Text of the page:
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MPACT Receives $200,000 Grant

Earlier this year, YSS of Marshall County partnered with the Marshalltown Police Department to launch a community outreach program called MPACT (Marshalltown Police and Community Team). The program has been so successful, it received national attention and was recently awarded a $206,000 grant from the Department of Justice. 

MPACT, which was brought to life by Chief of Police Michael Tupper and YSS of Marshall County Director David Hicks, works to heal community wounds through the cooperation of mental health professionals and the local police department. This gives the opportunity for individuals to call the police in times of mental health crises and receive the proper care they need: immediate professional help from both the authorities and counselors.  

“We offer services that are in direct response to the situations that police encounter every day. We provide mental health therapy, in-home skills-based counseling, assessments and support for the homeless, Spanish-speaking counseling for families involved with juvenile court, case management, and resources for low income families, among others,” Hicks said.  

Whenever an individual has a dire mental health crisis, they can call the police to receive specialized care from YSS social workers. According to Hicks, since the program started nine months ago, they have responded to over 300 calls and assisted 450 people. Nearly one-third of the calls were related to mental health; the rest dealt with homelessness, family conflict, substance usage, and juvenile issues.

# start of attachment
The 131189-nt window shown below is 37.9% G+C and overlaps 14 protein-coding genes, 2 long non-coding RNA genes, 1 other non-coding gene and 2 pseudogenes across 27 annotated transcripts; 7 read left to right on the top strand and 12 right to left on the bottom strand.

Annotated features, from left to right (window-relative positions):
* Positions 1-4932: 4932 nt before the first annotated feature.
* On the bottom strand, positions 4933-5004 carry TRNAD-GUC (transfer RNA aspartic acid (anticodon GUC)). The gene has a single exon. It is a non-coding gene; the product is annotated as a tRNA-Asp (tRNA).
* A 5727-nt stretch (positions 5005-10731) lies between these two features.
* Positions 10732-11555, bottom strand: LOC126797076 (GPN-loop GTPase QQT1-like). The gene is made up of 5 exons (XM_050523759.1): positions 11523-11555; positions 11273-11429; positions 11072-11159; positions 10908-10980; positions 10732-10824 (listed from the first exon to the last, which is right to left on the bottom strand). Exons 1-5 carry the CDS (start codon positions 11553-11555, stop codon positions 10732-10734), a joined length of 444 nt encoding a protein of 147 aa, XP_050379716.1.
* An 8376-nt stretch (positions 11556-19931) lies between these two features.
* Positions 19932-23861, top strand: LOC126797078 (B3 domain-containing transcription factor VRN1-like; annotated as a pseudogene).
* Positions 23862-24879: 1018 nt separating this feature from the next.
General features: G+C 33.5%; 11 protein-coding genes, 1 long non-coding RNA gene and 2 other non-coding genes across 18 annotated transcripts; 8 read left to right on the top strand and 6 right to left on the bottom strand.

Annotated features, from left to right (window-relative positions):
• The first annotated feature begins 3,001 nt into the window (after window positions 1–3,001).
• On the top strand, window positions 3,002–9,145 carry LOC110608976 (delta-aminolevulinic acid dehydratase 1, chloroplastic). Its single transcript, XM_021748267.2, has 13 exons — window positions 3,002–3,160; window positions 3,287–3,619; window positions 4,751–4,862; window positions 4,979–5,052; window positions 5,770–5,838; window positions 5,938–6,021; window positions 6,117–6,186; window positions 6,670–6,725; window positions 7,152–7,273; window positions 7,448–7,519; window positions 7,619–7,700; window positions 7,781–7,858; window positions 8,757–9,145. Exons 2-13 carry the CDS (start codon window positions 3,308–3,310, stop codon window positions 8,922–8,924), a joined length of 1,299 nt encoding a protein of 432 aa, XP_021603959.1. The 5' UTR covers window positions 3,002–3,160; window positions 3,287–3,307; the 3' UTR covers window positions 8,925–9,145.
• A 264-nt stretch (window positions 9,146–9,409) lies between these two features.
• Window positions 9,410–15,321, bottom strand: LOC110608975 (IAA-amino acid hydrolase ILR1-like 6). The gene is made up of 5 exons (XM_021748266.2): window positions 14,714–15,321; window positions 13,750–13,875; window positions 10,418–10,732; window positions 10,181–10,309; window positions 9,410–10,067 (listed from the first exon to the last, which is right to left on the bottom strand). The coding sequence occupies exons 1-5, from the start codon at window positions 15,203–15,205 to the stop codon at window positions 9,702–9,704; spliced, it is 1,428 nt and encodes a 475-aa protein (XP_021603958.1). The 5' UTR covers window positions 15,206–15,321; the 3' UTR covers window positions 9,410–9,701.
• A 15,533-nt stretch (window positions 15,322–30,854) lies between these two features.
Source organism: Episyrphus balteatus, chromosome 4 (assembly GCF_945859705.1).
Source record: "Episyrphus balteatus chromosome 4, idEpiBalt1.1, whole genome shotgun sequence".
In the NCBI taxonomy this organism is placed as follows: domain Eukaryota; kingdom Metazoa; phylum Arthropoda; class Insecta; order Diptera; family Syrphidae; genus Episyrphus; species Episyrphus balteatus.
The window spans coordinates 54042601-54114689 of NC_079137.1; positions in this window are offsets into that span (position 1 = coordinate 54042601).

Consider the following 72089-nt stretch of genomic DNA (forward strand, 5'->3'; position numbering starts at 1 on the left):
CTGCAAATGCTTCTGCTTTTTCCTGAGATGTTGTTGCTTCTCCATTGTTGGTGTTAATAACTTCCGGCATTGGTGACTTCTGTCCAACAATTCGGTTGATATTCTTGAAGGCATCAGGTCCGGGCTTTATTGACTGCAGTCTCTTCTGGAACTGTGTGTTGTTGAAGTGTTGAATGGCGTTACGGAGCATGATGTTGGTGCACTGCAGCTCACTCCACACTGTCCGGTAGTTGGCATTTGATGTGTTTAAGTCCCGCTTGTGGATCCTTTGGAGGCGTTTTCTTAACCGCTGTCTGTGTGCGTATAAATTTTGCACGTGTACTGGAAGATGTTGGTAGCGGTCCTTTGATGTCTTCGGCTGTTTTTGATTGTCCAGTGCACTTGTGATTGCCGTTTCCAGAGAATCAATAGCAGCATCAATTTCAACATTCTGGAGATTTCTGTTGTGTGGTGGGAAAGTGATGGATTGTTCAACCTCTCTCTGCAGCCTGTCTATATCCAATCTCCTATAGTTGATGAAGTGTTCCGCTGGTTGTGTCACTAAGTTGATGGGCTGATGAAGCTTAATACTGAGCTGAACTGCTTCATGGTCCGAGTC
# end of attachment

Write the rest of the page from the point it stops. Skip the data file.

Laurie, a 58-year-old woman, said, “MPACT has been there for me when no one else was. They listened to me.” 

The program is run on donations from the community, as well as other outside programs and individuals in support of this new system. Just recently, MPACT received a $206,000 federal grant from the Department of Justice to help fund the program for the next two years. 

Along with the Department of Justice grant, the MPACT program also previously received $150,000 from the Marshalltown City Council to kick-start the program, as well as $80,000 to keep it running.  

The MPACT program has also seen tremendous support from the community. “We’ve had people walk in with donations from $10 all the way to $1,000 to support MPACT. We know the city, law enforcement community, and our legislative leaders believe in MPACT,” Hicks said.  

When asked about the future of MPACT, Hicks was hopeful to see other police departments follow in their footsteps.  

“People are looking at MPACT as one to watch,” Hicks said. “I anticipate similar programs like ours being developed across Iowa, and the nation, in 2022.” 

In a recent survey of the Marshalltown Police Department, nearly 80% felt MPACT helped to prevent an escalating situation from becoming worse, while 87% said MPACT saved the officers time and resources. Overall, 95% of the officers reported seeing a benefit of continuing the partnership with YSS and MPACT.  

“MPACT has been the most satisfying project I’ve been involved with in my 25-year career at YSS,” Hicks added. 

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